If the individual accounts are considered as a part of a "total system", along with the OASDI program, then it is reasonable to consider "total system assets". These would be the sum of net OASDI trust fund assets and PSA assets (columns 6 and 7). Under the intermediate assumptions and assuming full annuitization of IA assets, total system assets are expected to be large and growing in real terms at the end of the 75-year projection period. Gross Domestic product is shown in column 8 for comparison with other values in the table.

Effect on the Federal Unified Budget

Table 1b provides estimates of the effect on federal unified budget cash flows and balances under this plan and these assumptions pi present value discounted dollars. These effects are also shown in constant 2004 dollars in table 1b.c. All values in these tables represent the amount of the change that would be expected as a result of implementing the proposal, from the level that would be projected under current law. The effect of the plan on unified budget cash flow (column 5) would be expected to be negative initially, but positive starting 2051. This total cash flow change is the combination of the specific plan effects shown in columns 1 through 4. It is important to note that these estimates are based on the intermediate assumptions of the 2004 Trustees Report and thus are not consistent with estimates made by the OMB or the CBO based of their assumptions.

Column 6 provides the projected effect of implementing the plan on the Federal debt held by the public. Column 7 provides the projected effect on the annual unified budget balances, including both the cash flow effect in column 5 and the additional interest on the accumulated debt indicated in column 6.

As noted above, these projections do not reflect any potential change from reductions in the growth of Federal spending or from possible net increases in corporate taxes due to the individual account investments that are intended to occur as a result of implementation of this plan. The cumulative amounts of transfers to the Trust Funds associated with these intended effects are presented in columns 8 and 9. If these transfers were fully offset by corresponding increases in corporate tax revenue or reductions in Federal spending, then the projected change in the debt held by the public under this plan (column 6) would be reduced by these amounts.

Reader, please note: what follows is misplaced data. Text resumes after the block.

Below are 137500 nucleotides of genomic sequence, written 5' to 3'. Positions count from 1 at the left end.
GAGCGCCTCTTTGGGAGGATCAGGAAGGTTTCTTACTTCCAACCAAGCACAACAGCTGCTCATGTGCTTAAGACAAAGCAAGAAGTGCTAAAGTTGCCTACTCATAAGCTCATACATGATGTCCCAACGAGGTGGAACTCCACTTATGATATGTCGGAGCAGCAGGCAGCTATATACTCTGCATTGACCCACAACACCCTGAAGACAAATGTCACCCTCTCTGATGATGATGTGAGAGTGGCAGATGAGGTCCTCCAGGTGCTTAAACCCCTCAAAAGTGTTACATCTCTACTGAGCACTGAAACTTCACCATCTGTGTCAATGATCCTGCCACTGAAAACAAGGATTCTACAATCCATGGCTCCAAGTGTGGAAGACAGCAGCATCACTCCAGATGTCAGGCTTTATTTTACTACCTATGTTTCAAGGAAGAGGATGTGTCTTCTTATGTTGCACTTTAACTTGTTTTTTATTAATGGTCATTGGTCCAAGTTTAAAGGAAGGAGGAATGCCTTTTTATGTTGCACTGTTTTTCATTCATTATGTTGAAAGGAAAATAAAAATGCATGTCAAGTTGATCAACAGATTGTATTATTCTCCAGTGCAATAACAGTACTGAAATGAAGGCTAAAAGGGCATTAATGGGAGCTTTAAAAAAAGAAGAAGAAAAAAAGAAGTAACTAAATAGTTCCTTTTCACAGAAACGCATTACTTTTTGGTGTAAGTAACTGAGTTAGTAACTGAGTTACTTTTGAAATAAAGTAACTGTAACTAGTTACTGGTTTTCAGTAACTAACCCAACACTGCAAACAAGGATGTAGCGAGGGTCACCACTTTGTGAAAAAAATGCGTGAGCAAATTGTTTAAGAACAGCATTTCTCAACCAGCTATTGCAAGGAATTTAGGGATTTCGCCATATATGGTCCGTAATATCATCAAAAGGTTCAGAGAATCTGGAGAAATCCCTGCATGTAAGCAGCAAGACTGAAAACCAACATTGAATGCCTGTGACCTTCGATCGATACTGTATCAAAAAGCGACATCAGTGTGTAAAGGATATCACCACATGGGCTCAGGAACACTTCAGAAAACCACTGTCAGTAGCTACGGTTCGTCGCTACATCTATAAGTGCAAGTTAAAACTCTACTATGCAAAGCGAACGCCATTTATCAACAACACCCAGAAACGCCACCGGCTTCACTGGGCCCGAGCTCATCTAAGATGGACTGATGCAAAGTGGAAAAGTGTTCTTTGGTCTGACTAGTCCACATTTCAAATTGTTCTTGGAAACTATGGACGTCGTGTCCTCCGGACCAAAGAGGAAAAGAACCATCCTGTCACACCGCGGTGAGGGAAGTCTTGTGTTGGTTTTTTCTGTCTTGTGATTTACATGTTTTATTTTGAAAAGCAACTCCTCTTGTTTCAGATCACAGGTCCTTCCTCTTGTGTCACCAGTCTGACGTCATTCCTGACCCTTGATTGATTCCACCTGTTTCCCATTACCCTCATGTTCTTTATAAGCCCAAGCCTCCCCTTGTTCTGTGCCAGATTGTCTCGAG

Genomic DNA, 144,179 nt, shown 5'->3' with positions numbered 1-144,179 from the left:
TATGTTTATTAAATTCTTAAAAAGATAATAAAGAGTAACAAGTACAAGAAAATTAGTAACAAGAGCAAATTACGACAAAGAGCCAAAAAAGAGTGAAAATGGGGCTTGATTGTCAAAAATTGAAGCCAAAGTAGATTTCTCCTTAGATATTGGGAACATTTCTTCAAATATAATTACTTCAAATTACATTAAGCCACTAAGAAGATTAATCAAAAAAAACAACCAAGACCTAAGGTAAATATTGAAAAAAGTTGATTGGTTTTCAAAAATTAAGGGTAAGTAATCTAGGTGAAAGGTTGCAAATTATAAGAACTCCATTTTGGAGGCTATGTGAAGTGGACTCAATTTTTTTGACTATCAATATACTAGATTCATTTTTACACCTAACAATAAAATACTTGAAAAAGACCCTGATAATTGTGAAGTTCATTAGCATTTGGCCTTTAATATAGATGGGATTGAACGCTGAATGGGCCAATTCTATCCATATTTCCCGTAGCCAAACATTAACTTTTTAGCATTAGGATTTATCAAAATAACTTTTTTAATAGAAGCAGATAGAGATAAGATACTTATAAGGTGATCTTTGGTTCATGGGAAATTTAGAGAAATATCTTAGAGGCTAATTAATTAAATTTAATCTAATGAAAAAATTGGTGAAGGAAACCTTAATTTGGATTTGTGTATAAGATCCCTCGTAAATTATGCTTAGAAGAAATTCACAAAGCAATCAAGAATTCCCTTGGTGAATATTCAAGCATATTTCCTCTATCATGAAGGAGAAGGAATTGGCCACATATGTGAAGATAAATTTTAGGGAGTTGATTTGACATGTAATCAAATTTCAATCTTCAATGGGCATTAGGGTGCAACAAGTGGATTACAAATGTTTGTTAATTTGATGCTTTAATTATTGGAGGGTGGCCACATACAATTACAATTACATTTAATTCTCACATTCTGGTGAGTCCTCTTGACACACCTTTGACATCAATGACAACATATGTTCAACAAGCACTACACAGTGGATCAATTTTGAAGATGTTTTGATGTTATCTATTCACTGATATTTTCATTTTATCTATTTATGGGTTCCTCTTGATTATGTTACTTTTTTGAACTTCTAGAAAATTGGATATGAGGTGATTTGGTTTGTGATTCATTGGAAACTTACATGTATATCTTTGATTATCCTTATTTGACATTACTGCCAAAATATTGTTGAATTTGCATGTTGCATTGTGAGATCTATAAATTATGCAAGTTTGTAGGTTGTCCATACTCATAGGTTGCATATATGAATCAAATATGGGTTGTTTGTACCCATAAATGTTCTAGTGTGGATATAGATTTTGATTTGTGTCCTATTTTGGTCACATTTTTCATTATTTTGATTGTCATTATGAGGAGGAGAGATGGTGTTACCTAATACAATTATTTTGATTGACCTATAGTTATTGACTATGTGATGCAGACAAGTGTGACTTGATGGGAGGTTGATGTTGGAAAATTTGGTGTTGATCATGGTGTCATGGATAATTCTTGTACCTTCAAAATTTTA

Cash Flow to the General Fund of the Treasury

Table 1c provides estimates of the net cash flow from the OASDI Trust Funds to the General Fund of the Treasury. Revenue paid by the Treasury to the Trust Funds for the redemption of the special-issue Treasury obligations held by the Trust Funds is included here as a negative cash flow to the General Fund. Specified transfers from the General Fund under the plan also are shown as negative cash flow.

Values in Table 1c are shown as a percent of taxable payroll, in current dollars, in present value dollars as of 1/1/2004, and in constant 2004 dollars (discounted to 2004 with the projected growth in the CPI). For comparison purposes, net cash flow is also shown for a theoretical Social Security program where transfers from the General Fund of the Treasury to the OASDI Trust Funds are assumed to occur as needed to assure full payment of scheduled benefits in 2042 and later.

Development of Transfers under the Plan

Table 1d provides estimates of the changes in projected OASDI trust fund assets, and for years after trust fund exhaustion, the level of unfunded obligations through the year. The table illustrates the effect of various components of the proposal on assets/unfunded obligations an annual and cumulative basis. For the 75-year long-range period as a whole, the present law unfunded obligation of $3.7 trillion in present value is replaced with a positive trust fund balance of $0.7 trillion in present value at the end of the period. This change is the net effect of a $9 trillion reduction in OASI benefit payments (column 2) and an $8.5 trillion net transfer from the General fund of the treasury to the trust funds (column 6), which are partially offset by $11.5 trillion in contributions from the trust funds to the individual accounts (column 3), and $2 trillion additional cost for the guaranteed benefit level (column 4).

Development of Transfers under the Plan